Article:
Thank you for this Alan. You described my mother as though you knew her.
|A Fate Worse Than Death
There are many ways to die, some worse than others, but for millions of people there is a fate worse than death. It is an incurable disease known as Alzheimer's and its effect can be equally devastating on the individual, the victim's family, and the victim's friends. Perhaps the best way to understand the disease is to visualize it through the eyes of those victims.
The old woman sat quietly in her rocking chair, staring vacantly out the window into the bright, crisp world that was slowly becoming foreign to her. Her gnarled hands, twisted by arthritis and discolored by age spots, grasped the family bible tightly. She was not interested in reading the verses or passages within. She could quote most of them from memory. She held the bible for another reason. It contained the names of her children, grandchildren, and deceased husband along with many other handwritten entries on birth dates, marriages, and other significant family events. Each entry cast a vague light of recollection in the growing darkness of her life. She would use the entries to jog her failing memory, much like a seamstress uses bits and pieces of colorful fabrics. She would weave a patchwork quilt of memories that defined who she used to be, who she was, and to cover the terrifying fact of who she was becoming. She felt very much alone although she knew she was not alone. Her family would never trust her to be by herself again. They feared that she would forget to turn off the stove, setting their lives ablaze as well as her own, or injure herself and not remember who to call, or where she lived so that help could come.
Her daughter and son-in-law were in the next room tearfully discussing her future. The family could not afford the devastating costs of placing her in a nursing home, nor could either of them afford to quit their jobs to care of her full time, which was what the doctor had strongly recommended. They spoke in whispers, each statement in the form of a question without an answer. Then, in silence, they both looked out the window at the falling leaves. The beautiful fall colors of the leaves remaining on the trees were in sharp contrast to the dull, brown, lifeless colors of the ones lying dead on the ground. The scene reminded them of the life of the woman in the next room who was becoming a stranger to them. Her life had once been vibrant and colorful too, but was now fading before their helpless eyes. She had always been active and involved in a half dozen family and community projects. She had been busy constantly, working with her hands, gardening, or cooking from scratch. Her gentle, infectious laughter could often be heard coming from the kitchen, carrying with it the delicious aroma of fresh baked pies or breads. Those days were gone now. She could no longer remember the ingredients, or even where she kept the recipes she was constantly sharing with her large circle of friends.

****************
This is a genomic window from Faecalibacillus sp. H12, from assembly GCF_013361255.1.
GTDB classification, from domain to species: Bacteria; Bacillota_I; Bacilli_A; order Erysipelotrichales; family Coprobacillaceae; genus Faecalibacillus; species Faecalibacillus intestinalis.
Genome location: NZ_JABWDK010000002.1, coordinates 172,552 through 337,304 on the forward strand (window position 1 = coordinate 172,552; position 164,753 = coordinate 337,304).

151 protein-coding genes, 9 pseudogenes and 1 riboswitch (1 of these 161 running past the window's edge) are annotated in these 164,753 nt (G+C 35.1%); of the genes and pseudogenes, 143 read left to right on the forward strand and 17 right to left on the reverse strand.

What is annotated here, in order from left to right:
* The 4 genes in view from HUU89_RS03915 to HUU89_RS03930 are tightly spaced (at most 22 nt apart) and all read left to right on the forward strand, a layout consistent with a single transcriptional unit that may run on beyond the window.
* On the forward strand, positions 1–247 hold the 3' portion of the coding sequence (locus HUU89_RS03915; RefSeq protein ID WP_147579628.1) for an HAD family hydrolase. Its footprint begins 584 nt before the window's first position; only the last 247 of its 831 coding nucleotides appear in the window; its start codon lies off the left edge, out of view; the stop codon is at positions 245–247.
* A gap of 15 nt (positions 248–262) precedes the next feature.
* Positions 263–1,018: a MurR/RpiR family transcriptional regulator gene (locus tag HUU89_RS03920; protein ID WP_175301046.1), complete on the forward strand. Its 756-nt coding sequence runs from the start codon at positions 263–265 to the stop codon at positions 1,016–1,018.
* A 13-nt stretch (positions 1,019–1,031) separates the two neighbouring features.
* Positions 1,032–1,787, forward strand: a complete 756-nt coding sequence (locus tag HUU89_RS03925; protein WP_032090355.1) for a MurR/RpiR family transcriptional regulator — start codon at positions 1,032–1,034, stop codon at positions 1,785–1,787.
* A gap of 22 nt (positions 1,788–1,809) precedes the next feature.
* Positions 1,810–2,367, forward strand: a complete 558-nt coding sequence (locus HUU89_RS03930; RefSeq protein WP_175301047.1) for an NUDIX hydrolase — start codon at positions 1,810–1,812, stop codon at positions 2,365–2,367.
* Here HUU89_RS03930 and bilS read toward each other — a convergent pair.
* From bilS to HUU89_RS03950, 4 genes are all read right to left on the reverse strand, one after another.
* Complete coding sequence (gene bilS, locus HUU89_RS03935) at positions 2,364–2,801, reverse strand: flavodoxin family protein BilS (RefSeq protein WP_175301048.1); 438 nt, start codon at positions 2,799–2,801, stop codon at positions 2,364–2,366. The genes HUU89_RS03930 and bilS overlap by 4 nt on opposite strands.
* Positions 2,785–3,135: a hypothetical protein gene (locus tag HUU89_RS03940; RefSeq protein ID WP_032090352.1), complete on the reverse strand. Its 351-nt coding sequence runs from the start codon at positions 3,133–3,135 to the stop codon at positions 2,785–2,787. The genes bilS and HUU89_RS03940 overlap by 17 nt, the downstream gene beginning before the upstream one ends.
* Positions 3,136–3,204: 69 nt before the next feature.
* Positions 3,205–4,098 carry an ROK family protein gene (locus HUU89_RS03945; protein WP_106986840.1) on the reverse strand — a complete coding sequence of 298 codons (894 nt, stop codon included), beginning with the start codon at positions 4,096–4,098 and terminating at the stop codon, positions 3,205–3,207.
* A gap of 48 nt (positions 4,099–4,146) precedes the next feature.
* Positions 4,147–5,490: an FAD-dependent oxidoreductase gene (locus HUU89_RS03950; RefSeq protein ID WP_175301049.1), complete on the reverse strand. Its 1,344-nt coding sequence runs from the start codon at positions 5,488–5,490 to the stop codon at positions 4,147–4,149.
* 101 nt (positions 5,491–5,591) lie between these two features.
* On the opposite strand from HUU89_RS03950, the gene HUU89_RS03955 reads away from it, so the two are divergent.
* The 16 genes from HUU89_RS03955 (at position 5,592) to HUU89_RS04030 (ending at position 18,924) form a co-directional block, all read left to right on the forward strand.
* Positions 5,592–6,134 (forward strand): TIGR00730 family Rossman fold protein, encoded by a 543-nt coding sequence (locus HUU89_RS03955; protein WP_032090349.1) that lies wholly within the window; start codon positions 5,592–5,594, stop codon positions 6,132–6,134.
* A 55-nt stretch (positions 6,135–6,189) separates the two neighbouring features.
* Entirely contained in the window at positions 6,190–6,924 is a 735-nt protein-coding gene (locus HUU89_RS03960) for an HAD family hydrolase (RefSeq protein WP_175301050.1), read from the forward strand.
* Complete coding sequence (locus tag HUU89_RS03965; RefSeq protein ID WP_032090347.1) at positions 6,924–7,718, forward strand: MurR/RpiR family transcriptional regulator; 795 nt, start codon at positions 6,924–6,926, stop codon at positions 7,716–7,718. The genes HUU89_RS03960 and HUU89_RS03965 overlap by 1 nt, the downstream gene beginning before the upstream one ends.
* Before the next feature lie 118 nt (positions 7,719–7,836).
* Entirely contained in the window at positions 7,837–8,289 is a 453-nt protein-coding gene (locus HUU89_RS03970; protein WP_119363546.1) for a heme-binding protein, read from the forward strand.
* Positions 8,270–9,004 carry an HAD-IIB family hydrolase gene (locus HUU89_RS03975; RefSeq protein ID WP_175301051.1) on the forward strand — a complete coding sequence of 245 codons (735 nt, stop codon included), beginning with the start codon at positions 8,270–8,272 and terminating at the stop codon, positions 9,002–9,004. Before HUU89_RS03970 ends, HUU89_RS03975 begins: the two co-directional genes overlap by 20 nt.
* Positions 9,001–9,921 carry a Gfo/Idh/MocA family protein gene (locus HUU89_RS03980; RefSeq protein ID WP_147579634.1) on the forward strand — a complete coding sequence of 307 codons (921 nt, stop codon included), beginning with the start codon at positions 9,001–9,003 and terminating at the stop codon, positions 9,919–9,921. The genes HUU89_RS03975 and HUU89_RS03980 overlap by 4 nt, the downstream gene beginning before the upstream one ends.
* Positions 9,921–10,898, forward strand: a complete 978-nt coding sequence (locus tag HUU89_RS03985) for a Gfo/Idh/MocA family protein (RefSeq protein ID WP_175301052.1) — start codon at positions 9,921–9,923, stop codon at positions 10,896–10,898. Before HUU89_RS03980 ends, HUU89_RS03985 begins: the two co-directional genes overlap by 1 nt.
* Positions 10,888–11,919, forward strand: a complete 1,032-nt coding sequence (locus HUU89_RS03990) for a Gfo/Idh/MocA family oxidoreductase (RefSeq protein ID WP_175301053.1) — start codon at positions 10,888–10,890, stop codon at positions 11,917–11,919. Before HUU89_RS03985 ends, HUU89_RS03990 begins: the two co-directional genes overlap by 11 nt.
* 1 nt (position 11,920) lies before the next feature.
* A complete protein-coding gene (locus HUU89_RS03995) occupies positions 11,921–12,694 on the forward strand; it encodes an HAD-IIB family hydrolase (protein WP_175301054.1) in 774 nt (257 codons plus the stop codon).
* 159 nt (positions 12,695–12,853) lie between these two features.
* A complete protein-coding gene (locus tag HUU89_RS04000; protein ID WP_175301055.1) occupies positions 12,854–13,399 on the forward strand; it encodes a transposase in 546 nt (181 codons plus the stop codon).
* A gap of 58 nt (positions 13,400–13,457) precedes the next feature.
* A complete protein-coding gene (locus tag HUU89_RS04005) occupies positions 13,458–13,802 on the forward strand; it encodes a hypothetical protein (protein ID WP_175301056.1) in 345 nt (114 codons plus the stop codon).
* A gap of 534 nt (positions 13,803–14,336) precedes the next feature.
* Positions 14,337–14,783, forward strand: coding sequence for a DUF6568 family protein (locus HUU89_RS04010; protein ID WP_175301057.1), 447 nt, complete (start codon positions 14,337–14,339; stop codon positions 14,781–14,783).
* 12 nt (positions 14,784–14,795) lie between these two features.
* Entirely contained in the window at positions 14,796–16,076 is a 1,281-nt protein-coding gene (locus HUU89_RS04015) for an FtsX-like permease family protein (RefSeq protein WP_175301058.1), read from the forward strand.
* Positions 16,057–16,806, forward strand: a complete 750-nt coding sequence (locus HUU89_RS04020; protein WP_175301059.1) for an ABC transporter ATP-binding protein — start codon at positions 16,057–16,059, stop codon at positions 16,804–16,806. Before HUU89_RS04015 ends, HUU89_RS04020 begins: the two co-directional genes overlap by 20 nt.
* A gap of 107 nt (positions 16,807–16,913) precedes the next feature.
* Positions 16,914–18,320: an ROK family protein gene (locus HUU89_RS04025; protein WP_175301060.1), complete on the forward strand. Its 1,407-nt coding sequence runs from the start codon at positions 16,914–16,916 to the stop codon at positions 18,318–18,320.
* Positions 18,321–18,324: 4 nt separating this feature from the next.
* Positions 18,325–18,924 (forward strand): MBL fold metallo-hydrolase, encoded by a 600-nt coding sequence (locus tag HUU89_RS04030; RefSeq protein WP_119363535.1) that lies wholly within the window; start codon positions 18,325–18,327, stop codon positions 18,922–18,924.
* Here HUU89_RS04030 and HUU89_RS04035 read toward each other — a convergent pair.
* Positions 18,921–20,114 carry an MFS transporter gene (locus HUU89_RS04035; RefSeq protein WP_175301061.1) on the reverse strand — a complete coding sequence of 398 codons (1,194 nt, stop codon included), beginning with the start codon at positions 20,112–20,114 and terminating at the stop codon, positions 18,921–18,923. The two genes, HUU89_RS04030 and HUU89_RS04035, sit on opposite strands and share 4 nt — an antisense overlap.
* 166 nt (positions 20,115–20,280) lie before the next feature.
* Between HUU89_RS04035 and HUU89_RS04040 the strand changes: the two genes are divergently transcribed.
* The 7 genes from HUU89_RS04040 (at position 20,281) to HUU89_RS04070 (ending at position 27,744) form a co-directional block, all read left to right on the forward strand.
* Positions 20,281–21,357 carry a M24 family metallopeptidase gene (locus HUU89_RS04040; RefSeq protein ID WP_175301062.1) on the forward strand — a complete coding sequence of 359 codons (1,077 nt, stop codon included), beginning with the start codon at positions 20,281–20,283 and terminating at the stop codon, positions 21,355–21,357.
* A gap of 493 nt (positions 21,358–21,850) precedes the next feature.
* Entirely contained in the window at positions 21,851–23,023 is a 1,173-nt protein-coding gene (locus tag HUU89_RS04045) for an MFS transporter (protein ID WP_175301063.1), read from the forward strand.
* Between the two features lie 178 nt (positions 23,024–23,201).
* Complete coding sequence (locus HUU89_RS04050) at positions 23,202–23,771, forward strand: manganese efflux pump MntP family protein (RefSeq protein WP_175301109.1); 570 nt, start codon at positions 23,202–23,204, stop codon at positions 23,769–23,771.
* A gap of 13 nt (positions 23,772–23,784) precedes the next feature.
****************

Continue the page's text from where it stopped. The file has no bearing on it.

Her friends rarely visited anymore, or would make quick, transparent excuses for leaving shortly after arriving. They could not bear to see her or speak with her about the shared experiences she could no longer clearly remember. Long, uncomfortable silences would transpire when they visited. She would confuse their names or forget them completely, along with the subject of the conversation. Sometimes they would whisper amongst themselves conspiratorially, shocked and dismayed over the rapid deterioration of someone whom they had previously considered to be a trusted and reliable friend. They were afraid to take her with them on their usual outings, not wanting to take the responsibility, and unwilling or unable to fully comprehend the extent of her illness. Her friends drifted away one by one. Their visits became progressively shorter, being replaced by brief phone calls, then disappearing entirely. As her memories, family, and friends gradually faded into obscurity, the walls of her life slowly closed in around her, leaving her cloaked in a near impenetrable shell of isolation from which there was no escape.
The tragedy of Alzheimer's Disease deeply touches everyone who suffers from it as well as the people who care for them and know them. Its effects are as devastating and real as death itself, and in some ways can be even worse. While death has a certain ring of finality from which a person can mourn and begin the recovery process, Alzheimer's creeps insidiously and relentlessly into the very fabric of life.
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